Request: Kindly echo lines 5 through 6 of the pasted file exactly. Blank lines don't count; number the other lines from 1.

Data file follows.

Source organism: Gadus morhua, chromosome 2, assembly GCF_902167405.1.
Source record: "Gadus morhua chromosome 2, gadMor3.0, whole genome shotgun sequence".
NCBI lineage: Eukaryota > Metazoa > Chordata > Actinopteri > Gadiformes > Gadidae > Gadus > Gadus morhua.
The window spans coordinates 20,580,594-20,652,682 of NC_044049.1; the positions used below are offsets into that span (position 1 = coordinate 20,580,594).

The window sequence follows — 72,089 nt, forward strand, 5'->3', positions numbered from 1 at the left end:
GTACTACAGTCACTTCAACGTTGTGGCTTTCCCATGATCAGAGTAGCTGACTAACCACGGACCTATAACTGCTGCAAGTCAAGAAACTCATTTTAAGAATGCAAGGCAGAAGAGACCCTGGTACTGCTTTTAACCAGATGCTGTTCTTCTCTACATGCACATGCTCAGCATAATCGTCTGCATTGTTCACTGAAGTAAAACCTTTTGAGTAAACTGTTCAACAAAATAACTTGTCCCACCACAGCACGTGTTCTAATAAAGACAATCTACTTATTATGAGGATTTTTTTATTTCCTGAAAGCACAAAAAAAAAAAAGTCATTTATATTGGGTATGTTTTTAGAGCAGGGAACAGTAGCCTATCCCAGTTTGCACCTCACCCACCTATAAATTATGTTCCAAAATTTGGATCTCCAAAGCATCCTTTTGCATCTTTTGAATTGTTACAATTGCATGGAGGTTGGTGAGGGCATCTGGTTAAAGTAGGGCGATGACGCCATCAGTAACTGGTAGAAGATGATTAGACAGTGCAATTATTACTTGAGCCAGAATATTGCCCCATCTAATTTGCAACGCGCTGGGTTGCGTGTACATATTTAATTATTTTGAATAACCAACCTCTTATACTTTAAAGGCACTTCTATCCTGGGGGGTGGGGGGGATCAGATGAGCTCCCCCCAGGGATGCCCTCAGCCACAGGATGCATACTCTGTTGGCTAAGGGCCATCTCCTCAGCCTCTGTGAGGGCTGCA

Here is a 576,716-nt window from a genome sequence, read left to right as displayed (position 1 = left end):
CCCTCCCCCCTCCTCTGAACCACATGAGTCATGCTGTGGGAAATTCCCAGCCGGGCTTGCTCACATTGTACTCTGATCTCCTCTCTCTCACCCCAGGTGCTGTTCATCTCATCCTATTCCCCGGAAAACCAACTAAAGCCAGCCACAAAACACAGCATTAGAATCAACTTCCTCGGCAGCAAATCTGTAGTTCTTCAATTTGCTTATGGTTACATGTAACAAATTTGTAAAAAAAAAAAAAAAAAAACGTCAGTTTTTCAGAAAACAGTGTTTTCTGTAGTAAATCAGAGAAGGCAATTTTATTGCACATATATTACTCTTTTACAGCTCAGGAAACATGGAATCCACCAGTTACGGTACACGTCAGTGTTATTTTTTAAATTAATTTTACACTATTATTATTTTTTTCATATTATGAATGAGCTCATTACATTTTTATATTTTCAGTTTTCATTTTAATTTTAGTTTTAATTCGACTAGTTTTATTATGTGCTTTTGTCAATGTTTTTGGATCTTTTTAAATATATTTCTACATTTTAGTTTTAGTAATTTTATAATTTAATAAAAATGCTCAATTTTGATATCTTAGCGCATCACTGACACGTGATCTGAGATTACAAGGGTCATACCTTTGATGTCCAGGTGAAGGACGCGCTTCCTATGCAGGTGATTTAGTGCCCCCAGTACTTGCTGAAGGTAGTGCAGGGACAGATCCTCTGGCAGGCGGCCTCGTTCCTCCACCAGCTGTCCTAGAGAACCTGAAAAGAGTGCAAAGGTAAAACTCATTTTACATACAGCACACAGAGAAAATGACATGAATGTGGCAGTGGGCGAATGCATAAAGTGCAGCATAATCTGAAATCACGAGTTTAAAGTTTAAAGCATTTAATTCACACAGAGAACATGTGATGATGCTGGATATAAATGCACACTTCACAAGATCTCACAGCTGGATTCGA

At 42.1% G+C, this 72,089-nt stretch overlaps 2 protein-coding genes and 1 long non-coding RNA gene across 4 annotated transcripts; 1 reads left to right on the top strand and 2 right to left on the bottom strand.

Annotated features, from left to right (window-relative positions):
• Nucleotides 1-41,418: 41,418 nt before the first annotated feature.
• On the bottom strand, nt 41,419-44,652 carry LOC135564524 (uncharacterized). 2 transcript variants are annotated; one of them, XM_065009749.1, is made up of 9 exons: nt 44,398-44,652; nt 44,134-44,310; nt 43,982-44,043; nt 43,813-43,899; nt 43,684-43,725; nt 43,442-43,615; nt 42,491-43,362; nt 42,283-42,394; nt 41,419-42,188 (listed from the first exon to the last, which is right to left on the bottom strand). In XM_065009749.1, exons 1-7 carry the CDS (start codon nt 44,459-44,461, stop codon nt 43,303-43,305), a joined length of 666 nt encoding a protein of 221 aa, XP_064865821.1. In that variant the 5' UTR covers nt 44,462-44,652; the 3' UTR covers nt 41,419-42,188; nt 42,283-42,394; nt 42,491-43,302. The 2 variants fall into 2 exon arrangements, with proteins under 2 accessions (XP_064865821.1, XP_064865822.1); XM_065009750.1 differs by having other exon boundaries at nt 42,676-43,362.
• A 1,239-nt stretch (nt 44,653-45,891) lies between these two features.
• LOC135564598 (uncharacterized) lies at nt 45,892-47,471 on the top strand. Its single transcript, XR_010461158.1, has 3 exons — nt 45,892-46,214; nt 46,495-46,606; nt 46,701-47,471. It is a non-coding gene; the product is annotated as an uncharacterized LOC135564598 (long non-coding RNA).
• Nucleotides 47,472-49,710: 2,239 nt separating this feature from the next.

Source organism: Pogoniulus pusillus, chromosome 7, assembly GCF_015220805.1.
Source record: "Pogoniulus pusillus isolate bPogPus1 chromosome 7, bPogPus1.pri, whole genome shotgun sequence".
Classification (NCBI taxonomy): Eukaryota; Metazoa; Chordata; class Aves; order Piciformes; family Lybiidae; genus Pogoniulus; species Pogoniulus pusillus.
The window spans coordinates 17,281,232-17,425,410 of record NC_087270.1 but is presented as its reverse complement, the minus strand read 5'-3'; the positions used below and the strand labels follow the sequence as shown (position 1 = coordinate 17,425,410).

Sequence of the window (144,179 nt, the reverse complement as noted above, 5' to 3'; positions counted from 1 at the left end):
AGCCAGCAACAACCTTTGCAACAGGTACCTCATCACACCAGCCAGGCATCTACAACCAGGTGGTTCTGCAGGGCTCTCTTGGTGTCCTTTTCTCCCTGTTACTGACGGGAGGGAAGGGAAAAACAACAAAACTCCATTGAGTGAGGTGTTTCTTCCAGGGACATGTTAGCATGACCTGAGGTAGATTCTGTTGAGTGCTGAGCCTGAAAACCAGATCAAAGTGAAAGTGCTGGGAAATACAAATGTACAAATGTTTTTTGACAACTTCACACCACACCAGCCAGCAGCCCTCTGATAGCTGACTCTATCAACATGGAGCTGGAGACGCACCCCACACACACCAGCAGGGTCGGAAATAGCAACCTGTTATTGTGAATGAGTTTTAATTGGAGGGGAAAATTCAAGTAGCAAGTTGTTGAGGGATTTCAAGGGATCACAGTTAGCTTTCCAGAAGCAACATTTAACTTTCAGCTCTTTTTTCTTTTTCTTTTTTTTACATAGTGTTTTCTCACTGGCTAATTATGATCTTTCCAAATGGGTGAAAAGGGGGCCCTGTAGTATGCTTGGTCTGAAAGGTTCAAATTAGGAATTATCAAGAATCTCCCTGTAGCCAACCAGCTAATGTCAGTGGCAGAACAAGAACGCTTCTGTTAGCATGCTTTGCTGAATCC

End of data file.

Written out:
The window sequence follows — 72,089 nt, forward strand, 5'->3', positions numbered from 1 at the left end:
GTACTACAGTCACTTCAACGTTGTGGCTTTCCCATGATCAGAGTAGCTGACTAACCACGGACCTATAACTGCTGCAAGTCAAGAAACTCATTTTAAGAATGCAAGGCAGAAGAGACCCTGGTACTGCTTTTAACCAGATGCTGTTCTTCTCTACATGCACATGCTCAGCATAATCGTCTGCATTGTTCACTGAAGTAAAACCTTTTGAGTAAACTGTTCAACAAAATAACTTGTCCCACCACAGCACGTGTTCTAATAAAGACAATCTACTTATTATGAGGATTTTTTTATTTCCTGAAAGCACAAAAAAAAAAAAGTCATTTATATTGGGTATGTTTTTAGAGCAGGGAACAGTAGCCTATCCCAGTTTGCACCTCACCCACCTATAAATTATGTTCCAAAATTTGGATCTCCAAAGCATCCTTTTGCATCTTTTGAATTGTTACAATTGCATGGAGGTTGGTGAGGGCATCTGGTTAAAGTAGGGCGATGACGCCATCAGTAACTGGTAGAAGATGATTAGACAGTGCAATTATTACTTGAGCCAGAATATTGCCCCATCTAATTTGCAACGCGCTGGGTTGCGTGTACATATTTAATTATTTTGAATAACCAACCTCTTATACTTTAAAGGCACTTCTATCCTGGGGGGTGGGGGGGATCAGATGAGCTCCCCCCAGGGATGCCCTCAGCCACAGGATGCATACTCTGTTGGCTAAGGGCCATCTCCTCAGCCTCTGTGAGGGCTGCA